src/main.js

import React, { Component } from "react";
import {
  Route,
  NavLink,
  HashRouter
} from "react-router-dom";
import allPosts from "./allPosts";
import newArticle from "./newArticle";
import article from "./article";

class Main extends Component {
  render() {
    return (
      <HashRouter>
        <div>
          <h1>Blog SPA</h1>
          <ul className="header">
            <li><NavLink to="/">All Articles</NavLink></li>
            <li><NavLink to="/new">New Article</NavLink></li>
          </ul>
          <div className="content">
           <Route exact path="/" component={allPosts}/>
          <Route path="/new" component={newArticle}/>
          <Route path="/article/:id" component={article}/>
/* the last route is added so that we can display indivdual article on load. We are not consuming any api over here */
          </div>
        </div>
      </HashRouter>
    );
  }
}
 
export default Main;

src/index.js

We need to load the main file on every page of our application, so we add this basic code.

import React from "react";
import ReactDOM from "react-dom";
import Main from "./main";
 
ReactDOM.render(
  <Main/>, 
  document.getElementById("root")
);

Coding our Front-End


Now we come towards the final stage of our tutorial. We need create three pages that will allow us to connect with our node.js backend application. We will use axios, so that will allow us to communicate with our backend APIs. Notice how we pass variables across the render section and our function componentDidMount(). We are using a GET request to retrieve all the articles from our back-end.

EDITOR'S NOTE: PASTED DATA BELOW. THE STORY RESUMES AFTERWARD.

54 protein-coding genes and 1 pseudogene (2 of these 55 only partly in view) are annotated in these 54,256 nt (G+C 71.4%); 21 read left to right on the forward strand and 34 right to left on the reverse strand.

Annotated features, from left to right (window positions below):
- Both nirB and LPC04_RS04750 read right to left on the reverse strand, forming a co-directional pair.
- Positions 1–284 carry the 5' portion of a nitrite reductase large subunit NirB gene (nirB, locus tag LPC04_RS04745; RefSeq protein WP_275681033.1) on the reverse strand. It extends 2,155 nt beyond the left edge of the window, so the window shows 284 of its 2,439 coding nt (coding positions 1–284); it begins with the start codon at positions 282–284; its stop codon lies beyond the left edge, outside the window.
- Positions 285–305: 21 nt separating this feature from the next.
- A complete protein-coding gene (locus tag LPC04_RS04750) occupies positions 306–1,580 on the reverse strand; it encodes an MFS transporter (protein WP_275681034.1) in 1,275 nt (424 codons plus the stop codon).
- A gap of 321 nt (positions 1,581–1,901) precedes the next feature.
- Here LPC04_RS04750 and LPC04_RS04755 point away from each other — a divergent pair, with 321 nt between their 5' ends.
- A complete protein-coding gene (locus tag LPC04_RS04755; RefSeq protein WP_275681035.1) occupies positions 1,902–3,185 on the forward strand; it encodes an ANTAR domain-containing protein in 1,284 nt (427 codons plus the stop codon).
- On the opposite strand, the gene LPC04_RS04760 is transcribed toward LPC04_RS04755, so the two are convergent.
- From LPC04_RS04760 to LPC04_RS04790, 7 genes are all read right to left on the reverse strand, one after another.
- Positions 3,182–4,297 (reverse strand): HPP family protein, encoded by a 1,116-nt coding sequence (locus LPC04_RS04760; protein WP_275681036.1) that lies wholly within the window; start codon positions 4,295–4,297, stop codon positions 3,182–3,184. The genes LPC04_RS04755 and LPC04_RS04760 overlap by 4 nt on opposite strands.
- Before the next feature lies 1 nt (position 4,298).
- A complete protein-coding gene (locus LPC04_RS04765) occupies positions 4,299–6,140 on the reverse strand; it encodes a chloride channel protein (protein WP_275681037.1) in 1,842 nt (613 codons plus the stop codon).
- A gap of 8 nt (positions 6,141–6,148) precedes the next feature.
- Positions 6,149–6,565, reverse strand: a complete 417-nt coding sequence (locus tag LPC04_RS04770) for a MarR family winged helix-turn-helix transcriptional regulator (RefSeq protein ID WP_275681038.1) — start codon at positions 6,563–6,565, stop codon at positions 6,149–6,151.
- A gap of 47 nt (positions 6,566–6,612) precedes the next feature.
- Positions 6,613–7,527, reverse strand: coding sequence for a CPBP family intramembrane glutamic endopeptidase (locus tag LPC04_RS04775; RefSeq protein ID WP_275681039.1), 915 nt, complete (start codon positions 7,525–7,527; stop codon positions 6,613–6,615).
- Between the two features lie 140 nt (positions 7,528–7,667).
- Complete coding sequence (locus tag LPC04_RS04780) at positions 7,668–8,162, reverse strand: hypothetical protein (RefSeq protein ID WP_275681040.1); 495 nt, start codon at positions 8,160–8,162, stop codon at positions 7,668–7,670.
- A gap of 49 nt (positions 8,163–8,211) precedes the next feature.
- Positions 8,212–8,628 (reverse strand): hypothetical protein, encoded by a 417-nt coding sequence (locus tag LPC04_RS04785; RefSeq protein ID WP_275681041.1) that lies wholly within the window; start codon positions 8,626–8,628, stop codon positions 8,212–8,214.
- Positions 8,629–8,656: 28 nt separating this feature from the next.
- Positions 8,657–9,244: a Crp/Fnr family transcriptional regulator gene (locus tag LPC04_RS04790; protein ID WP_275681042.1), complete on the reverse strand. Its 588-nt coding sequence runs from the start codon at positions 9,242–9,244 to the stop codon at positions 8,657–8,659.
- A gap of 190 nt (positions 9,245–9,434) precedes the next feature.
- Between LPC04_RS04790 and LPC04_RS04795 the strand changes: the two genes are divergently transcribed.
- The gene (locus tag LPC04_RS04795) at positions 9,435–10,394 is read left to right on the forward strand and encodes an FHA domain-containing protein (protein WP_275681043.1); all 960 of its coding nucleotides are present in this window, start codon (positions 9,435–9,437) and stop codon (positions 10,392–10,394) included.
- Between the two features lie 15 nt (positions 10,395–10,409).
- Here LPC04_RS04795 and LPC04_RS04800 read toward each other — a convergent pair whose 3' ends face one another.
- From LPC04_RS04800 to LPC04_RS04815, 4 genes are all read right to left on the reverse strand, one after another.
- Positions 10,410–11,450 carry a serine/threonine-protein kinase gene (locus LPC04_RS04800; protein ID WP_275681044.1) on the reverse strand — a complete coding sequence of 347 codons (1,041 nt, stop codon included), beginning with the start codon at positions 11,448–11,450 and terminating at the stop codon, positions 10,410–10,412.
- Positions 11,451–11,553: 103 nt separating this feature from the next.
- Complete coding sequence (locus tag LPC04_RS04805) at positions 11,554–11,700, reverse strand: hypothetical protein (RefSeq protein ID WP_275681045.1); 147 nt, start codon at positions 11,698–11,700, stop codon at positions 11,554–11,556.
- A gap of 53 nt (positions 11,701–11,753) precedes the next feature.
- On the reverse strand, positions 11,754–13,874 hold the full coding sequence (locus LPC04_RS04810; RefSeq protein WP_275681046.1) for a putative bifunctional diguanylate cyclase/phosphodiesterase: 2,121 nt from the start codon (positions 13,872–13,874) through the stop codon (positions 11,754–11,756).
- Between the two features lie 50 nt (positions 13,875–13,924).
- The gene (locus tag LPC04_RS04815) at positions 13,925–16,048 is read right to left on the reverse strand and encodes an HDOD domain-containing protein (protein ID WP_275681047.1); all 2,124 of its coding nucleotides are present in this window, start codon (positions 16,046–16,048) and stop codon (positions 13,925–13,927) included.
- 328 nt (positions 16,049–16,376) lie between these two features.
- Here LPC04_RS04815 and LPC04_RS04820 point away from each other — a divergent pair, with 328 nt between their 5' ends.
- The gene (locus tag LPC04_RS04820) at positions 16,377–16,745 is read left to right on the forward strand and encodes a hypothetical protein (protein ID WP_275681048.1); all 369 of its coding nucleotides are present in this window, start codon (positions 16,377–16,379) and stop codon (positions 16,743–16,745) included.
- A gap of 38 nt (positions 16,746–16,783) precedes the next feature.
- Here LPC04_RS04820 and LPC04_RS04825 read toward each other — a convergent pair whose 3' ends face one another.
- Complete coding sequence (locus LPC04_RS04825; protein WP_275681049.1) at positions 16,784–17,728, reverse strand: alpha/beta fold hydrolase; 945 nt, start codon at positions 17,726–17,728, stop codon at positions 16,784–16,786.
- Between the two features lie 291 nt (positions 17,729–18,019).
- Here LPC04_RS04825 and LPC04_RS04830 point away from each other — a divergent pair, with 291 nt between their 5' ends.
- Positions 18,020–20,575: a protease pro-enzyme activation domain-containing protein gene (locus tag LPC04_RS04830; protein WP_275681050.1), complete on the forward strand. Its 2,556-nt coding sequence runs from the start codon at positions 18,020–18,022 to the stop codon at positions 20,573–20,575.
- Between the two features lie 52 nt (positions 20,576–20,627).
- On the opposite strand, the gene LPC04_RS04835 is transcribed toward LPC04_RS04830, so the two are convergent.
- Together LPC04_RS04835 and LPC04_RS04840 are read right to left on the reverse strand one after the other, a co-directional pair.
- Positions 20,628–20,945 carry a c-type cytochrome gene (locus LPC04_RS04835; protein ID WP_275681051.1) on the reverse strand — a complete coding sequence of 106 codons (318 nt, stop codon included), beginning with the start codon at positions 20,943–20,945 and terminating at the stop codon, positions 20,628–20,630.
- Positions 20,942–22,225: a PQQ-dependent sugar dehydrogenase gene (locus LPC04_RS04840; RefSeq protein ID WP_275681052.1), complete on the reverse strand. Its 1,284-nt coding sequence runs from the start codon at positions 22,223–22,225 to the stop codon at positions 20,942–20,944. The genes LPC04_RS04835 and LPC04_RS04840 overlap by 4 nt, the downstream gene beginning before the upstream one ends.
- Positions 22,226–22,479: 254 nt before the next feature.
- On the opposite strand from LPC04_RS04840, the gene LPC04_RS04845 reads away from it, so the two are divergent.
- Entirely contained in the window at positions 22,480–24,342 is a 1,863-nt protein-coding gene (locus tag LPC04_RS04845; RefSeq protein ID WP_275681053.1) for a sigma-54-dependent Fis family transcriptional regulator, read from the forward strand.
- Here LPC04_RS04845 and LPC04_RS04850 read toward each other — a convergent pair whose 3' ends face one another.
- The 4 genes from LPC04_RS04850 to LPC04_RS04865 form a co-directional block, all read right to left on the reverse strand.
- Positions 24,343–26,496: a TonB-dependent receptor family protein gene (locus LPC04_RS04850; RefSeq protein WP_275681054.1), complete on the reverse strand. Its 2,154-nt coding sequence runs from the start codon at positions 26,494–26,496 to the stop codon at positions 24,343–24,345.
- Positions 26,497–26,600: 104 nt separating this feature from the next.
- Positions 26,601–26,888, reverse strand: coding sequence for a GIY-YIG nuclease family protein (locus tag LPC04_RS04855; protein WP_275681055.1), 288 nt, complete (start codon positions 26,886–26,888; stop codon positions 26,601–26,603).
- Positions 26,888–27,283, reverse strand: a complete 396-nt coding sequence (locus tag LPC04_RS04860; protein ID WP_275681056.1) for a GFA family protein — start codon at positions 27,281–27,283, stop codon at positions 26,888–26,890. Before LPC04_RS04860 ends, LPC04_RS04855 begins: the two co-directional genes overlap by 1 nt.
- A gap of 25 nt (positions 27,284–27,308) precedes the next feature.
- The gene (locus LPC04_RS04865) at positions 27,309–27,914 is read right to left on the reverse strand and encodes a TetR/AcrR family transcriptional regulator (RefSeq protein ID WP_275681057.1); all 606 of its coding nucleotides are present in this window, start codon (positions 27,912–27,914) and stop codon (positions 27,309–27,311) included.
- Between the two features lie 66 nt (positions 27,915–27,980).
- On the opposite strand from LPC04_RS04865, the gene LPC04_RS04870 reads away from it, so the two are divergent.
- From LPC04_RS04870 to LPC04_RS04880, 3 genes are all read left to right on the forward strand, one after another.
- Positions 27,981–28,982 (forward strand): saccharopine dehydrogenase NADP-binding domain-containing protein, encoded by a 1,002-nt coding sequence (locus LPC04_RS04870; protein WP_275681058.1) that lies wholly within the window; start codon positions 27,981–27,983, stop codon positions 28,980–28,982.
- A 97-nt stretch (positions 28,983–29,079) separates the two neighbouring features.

src/allPosts.js

import React, { Component } from "react";
import {
  Route,
  NavLink,
  HashRouter
} from "react-router-dom";import axios from 'axios';



class allPosts extends Component {
  state = {
    articles: []
  }

  componentDidMount() {
    axios.get(`http://localhost:4000/articles`)
      .then(res => {
        const a = res.data;
        console.log(a);
        this.setState({ articles: a });
      })
  } 
  render() {
    return (
              <HashRouter>

      <div>
           {this.state.articles.map(art => <div> <h2> <NavLink to={`article/${art._id}`}>Blog Post by {art.author}</NavLink> </h2> {art.content}</div>)}
                     <div className="content">

    </div>       
      </div>
          </HashRouter>

    );
  }
}